You usually hear, "Avoid fat!" But there is a healthy source your body craves. Omega-3 fatty acids can help your body’s cells work properly, reduce your risk of heart disease and stroke, and reduce joint pain and stiffness associated with rheumatoid arthritis. They are also thought to play a role in improving memory as we age, keeping short-term memory sharp, and lowering the risk for dementia.
There are three types of omega-3s. DHA and EPA, the types found in fish, are thought to provide the highest health benefits. The third type, ALA, is found in vegetable oils, flaxseed, walnuts, and dark leafy vegetables.
Foods Rich in Omega-3s
Our bodies don’t make enough omega-3s on their own, so we supplement through food.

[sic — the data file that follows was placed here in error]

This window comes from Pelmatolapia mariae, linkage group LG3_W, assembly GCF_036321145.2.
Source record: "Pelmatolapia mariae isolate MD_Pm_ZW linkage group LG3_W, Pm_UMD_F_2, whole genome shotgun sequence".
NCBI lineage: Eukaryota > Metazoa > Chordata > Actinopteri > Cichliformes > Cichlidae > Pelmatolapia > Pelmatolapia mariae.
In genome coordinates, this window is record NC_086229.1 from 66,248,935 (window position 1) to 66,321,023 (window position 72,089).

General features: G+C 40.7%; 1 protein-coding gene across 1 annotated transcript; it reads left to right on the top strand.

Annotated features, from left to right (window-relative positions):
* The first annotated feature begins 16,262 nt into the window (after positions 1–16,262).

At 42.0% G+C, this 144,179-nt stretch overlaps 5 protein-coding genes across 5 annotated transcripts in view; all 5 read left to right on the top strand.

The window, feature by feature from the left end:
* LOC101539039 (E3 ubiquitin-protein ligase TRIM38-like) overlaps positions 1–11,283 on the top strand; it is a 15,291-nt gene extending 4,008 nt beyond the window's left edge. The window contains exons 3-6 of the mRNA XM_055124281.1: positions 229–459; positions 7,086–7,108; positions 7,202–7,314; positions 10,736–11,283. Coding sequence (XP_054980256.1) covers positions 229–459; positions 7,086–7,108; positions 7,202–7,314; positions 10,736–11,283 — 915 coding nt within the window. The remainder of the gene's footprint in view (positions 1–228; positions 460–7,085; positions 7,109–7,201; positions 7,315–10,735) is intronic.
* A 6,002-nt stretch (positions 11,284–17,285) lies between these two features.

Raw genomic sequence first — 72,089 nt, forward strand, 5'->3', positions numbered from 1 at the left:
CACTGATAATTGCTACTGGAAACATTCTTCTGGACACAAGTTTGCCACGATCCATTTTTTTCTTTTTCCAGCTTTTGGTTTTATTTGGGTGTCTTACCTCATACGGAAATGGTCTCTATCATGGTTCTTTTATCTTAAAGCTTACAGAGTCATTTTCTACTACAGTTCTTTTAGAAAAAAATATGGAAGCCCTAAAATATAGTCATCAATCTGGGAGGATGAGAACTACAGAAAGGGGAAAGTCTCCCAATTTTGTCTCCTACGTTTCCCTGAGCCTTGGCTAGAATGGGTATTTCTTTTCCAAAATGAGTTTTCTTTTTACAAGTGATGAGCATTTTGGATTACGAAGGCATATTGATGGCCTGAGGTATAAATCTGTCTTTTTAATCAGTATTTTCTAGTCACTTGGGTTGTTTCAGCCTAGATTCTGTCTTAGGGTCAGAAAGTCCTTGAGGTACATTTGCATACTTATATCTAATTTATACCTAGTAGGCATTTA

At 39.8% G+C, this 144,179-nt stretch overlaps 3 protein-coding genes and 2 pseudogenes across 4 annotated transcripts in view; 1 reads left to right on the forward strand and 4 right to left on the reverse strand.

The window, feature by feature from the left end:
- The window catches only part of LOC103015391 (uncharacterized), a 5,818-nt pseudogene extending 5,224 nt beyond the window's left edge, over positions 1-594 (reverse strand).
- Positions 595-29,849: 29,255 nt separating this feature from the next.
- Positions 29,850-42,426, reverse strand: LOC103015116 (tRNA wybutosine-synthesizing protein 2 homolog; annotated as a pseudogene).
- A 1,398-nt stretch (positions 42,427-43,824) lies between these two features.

According to the American Heart Association, an excellent option for boosting your intake of these healthy fats is to eat two servings of fish per week, preferably baked, broiled, or poached. A proper serving size of cooked fish is about 3.5 ounces, which would be about the size of a deck of cards, or 3/4 cup of flaked fish.
Fish that are high in omega-3 fatty acids include salmon, tuna, lake trout, herring, mackerel, anchovies, Alaskan halibut, and sardines.
You should also try to get 2 to 3 cups per day of dark green vegetables like kale, spinach, and Brussels sprouts in your diet.
To get more omega-3s in your diet, here’s a great recipe for Teriyaki Salmon With Zucchini we found on Health.com for you to try.
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